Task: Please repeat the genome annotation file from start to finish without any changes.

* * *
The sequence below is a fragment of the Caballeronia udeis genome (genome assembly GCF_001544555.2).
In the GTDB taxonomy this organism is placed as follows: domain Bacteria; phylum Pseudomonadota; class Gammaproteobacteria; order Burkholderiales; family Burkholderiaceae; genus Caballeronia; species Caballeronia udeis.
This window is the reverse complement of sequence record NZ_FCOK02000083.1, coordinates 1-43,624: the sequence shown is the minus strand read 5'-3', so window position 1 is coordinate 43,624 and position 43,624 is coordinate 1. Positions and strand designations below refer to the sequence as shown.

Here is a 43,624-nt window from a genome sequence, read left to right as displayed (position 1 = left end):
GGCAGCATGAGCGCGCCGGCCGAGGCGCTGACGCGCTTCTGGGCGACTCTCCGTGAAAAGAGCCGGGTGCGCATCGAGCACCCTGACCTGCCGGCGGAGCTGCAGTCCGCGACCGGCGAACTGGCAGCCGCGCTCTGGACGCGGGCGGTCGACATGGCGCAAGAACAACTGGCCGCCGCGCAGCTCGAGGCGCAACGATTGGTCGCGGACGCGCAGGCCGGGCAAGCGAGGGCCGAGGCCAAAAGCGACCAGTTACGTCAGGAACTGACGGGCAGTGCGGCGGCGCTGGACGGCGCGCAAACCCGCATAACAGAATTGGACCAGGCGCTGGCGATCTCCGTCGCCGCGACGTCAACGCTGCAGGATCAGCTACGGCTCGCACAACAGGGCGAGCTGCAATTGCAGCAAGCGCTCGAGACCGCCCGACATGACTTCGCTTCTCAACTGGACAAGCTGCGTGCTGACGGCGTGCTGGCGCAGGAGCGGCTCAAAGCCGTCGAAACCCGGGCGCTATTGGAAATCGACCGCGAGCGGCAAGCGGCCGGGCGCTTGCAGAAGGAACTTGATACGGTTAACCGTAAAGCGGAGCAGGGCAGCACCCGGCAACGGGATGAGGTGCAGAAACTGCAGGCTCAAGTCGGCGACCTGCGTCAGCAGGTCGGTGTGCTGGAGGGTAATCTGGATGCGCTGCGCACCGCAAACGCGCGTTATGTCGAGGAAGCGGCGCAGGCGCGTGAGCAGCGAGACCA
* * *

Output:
The sequence below is a fragment of the Caballeronia udeis genome (genome assembly GCF_001544555.2).
In the GTDB taxonomy this organism is placed as follows: domain Bacteria; phylum Pseudomonadota; class Gammaproteobacteria; order Burkholderiales; family Burkholderiaceae; genus Caballeronia; species Caballeronia udeis.
This window is the reverse complement of sequence record NZ_FCOK02000083.1, coordinates 1-43,624: the sequence shown is the minus strand read 5'-3', so window position 1 is coordinate 43,624 and position 43,624 is coordinate 1. Positions and strand designations below refer to the sequence as shown.

Here is a 43,624-nt window from a genome sequence, read left to right as displayed (position 1 = left end):
GGCAGCATGAGCGCGCCGGCCGAGGCGCTGACGCGCTTCTGGGCGACTCTCCGTGAAAAGAGCCGGGTGCGCATCGAGCACCCTGACCTGCCGGCGGAGCTGCAGTCCGCGACCGGCGAACTGGCAGCCGCGCTCTGGACGCGGGCGGTCGACATGGCGCAAGAACAACTGGCCGCCGCGCAGCTCGAGGCGCAACGATTGGTCGCGGACGCGCAGGCCGGGCAAGCGAGGGCCGAGGCCAAAAGCGACCAGTTACGTCAGGAACTGACGGGCAGTGCGGCGGCGCTGGACGGCGCGCAAACCCGCATAACAGAATTGGACCAGGCGCTGGCGATCTCCGTCGCCGCGACGTCAACGCTGCAGGATCAGCTACGGCTCGCACAACAGGGCGAGCTGCAATTGCAGCAAGCGCTCGAGACCGCCCGACATGACTTCGCTTCTCAACTGGACAAGCTGCGTGCTGACGGCGTGCTGGCGCAGGAGCGGCTCAAAGCCGTCGAAACCCGGGCGCTATTGGAAATCGACCGCGAGCGGCAAGCGGCCGGGCGCTTGCAGAAGGAACTTGATACGGTTAACCGTAAAGCGGAGCAGGGCAGCACCCGGCAACGGGATGAGGTGCAGAAACTGCAGGCTCAAGTCGGCGACCTGCGTCAGCAGGTCGGTGTGCTGGAGGGTAATCTGGATGCGCTGCGCACCGCAAACGCGCGTTATGTCGAGGAAGCGGCGCAGGCGCGTGAGCAGCGAGACCA